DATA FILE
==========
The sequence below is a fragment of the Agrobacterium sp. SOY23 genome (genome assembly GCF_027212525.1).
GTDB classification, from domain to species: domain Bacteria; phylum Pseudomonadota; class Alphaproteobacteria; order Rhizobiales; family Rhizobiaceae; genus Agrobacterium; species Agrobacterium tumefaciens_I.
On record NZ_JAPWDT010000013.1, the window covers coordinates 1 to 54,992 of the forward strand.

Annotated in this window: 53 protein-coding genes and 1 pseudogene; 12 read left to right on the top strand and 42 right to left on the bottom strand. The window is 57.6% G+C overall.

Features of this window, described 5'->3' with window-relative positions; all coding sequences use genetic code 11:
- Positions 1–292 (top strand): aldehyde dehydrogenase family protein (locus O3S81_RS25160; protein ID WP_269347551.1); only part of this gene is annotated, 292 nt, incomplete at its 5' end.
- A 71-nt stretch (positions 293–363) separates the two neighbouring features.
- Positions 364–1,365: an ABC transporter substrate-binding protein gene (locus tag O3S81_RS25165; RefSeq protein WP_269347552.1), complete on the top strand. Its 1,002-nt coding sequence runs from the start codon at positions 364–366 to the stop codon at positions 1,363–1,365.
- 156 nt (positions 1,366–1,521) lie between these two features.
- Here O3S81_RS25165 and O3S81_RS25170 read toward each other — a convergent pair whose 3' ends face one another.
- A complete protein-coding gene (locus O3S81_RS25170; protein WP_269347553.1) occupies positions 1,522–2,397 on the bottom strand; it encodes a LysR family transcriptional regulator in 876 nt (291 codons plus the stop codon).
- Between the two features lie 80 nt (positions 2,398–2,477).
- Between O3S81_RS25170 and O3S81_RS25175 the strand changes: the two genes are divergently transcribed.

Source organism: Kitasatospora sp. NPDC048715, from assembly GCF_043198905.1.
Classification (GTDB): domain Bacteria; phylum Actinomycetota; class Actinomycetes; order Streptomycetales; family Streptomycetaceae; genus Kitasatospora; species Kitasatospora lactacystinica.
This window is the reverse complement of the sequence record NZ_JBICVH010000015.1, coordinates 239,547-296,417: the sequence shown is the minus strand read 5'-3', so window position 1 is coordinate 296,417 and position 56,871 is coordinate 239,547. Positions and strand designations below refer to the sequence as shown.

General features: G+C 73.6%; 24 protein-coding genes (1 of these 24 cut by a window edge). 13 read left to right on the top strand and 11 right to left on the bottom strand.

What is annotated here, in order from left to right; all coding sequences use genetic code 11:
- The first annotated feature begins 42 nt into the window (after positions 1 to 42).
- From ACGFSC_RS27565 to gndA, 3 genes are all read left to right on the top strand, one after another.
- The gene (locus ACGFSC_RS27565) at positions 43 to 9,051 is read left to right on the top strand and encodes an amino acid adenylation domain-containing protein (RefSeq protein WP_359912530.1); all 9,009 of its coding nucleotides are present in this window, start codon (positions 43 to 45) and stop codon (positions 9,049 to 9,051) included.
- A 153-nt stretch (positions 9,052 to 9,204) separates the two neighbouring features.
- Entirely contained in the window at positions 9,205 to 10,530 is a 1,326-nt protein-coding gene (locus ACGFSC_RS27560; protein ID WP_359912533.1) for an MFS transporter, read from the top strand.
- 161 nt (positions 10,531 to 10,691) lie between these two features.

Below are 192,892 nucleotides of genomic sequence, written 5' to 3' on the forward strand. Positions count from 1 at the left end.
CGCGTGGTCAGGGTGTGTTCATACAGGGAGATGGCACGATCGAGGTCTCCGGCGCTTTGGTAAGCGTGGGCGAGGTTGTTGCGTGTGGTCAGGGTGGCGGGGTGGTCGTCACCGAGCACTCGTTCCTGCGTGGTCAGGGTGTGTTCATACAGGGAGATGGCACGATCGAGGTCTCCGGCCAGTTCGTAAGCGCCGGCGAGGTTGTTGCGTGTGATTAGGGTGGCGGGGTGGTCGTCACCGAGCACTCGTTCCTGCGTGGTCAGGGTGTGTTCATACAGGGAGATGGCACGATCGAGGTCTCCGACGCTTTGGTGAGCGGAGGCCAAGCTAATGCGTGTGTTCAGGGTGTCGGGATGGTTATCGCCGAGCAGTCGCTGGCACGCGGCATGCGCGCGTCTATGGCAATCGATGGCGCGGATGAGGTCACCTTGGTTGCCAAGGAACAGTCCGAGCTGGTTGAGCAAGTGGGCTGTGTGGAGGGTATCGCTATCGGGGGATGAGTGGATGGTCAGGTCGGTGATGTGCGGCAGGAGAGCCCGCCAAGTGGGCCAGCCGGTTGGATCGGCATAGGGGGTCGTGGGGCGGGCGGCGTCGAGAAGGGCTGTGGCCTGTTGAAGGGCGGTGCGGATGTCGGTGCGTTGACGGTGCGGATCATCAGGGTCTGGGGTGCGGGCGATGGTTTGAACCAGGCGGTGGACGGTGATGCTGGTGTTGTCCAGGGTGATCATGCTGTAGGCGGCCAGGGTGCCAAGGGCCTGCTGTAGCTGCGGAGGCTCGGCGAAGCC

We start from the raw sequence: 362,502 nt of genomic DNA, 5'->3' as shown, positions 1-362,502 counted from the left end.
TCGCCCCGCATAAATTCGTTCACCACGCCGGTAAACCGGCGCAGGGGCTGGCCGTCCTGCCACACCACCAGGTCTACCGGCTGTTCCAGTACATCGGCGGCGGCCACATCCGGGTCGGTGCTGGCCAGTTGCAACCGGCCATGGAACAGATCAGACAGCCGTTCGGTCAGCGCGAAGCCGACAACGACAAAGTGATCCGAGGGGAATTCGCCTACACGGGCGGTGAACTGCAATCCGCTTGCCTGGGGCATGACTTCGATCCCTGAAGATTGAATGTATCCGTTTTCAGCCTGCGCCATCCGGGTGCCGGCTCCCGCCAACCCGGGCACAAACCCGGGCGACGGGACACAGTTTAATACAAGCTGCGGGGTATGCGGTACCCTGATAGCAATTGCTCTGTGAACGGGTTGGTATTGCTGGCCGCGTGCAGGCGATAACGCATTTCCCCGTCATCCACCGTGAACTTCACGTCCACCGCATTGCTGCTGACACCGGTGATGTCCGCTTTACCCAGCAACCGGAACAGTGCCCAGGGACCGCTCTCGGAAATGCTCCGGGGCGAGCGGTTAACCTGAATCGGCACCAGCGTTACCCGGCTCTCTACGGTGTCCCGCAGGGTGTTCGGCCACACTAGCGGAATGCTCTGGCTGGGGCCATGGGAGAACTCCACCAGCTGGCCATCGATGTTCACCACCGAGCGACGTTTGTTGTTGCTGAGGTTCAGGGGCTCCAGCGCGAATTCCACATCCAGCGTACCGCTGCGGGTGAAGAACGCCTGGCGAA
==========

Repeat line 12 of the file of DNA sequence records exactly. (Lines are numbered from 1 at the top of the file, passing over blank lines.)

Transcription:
- Between the two features lie 80 nt (positions 2,398–2,477).